What an odd book this is! The premise is that an assortment of characters –including a grieving, smart-mouthed nine-year-old with a killer voice, a fifth grade art teacher looking to re-start her life after a divorce, and a jazz club owner with a bevy of problematic relationships and a club that is failing – careen toward Christmas over a 24 hour period. The writing is confusing and circular and occasionally so piercing I could hardly stand it – almost like jazz itself.
The setting – Philadelphia – is also a character here. The alleyways and rooftops and street corners all have a role to play in bringing all of the disparate people together (at 2 a.m. on Christmas Eve, when the jazz club needs to close its doors or face sanction).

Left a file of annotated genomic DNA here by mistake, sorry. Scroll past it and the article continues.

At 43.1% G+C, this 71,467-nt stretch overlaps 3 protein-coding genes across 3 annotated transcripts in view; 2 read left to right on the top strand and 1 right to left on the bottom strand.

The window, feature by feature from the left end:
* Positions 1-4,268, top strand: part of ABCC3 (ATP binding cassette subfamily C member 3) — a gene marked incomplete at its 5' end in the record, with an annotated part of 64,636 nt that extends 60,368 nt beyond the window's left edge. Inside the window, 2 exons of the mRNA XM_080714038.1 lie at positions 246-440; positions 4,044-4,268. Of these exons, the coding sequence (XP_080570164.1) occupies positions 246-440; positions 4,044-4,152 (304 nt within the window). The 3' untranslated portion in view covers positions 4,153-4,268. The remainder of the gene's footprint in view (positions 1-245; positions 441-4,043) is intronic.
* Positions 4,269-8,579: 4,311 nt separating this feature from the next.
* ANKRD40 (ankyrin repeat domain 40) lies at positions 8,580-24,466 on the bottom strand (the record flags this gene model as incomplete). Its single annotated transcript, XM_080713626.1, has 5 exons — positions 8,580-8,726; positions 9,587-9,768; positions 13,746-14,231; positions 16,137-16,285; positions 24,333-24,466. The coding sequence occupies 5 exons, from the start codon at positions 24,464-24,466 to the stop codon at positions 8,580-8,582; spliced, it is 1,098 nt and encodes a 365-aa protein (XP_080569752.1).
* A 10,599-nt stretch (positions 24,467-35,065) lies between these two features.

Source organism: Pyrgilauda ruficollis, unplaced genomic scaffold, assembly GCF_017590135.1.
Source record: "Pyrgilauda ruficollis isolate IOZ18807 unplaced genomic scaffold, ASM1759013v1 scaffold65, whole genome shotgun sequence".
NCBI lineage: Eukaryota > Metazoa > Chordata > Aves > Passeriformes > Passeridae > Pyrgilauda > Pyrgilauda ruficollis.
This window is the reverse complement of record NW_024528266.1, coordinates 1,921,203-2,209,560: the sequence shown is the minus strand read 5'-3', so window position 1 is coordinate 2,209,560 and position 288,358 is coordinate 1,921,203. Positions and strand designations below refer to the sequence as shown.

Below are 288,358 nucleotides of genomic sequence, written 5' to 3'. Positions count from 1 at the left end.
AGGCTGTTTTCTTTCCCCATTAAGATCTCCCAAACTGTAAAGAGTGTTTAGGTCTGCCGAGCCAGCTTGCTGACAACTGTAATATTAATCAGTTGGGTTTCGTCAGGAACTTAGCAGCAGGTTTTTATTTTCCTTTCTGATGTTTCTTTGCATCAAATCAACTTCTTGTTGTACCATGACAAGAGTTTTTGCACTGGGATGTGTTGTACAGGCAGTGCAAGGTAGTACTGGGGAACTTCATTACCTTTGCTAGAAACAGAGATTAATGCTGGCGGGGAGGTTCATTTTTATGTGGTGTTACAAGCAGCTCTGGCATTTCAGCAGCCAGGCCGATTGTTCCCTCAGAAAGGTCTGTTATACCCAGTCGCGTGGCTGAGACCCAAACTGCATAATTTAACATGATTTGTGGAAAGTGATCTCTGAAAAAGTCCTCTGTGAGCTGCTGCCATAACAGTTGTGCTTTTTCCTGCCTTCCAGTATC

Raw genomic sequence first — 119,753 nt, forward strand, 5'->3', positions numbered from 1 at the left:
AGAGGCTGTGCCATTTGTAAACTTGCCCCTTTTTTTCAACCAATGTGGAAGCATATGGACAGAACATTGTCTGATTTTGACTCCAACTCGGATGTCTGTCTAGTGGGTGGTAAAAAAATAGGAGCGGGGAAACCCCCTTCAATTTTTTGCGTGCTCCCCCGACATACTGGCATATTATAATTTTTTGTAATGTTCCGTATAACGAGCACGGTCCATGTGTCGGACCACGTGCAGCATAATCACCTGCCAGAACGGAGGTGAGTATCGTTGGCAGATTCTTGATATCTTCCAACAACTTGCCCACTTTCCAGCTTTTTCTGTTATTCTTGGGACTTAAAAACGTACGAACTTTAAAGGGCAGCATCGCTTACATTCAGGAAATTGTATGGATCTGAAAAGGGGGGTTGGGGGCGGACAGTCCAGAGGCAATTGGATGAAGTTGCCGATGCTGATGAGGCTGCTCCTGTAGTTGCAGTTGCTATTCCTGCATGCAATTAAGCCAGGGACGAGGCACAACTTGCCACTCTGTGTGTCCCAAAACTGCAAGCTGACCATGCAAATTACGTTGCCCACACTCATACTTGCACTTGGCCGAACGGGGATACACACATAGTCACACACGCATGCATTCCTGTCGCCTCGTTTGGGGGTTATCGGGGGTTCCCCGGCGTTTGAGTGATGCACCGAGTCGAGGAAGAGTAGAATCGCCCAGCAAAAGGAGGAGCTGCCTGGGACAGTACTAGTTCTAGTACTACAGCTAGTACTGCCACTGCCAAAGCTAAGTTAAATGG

For me, 2 A.M. at The Cat’s Pajamas is not the cat’s meow. The author's stylistic choices – which are essential to making this a distinctive book – got in my way. I was always a reader here, never fully sinking into the story. But I do see how this kind of literary playfulness could be someone’s cup of tea, especially a music lover or someone who is looking for an urban story that is not centered in New York City. I’d say that this all the makings of a screenplay, but it seems so very similar to Love Actually (This book is better).
My big quibble – the ending! What? I don’t get it, and it made me want to scream.
One thing that this book made me think about is other novels that have larger-than-life child protagonists. Madeleine, in many ways the centerpiece of this book, is like no other nine-year-old I've met. Do you like ultra-precocious characters? Which are your favorites? Here's a 2010 article about the topic on The Millions.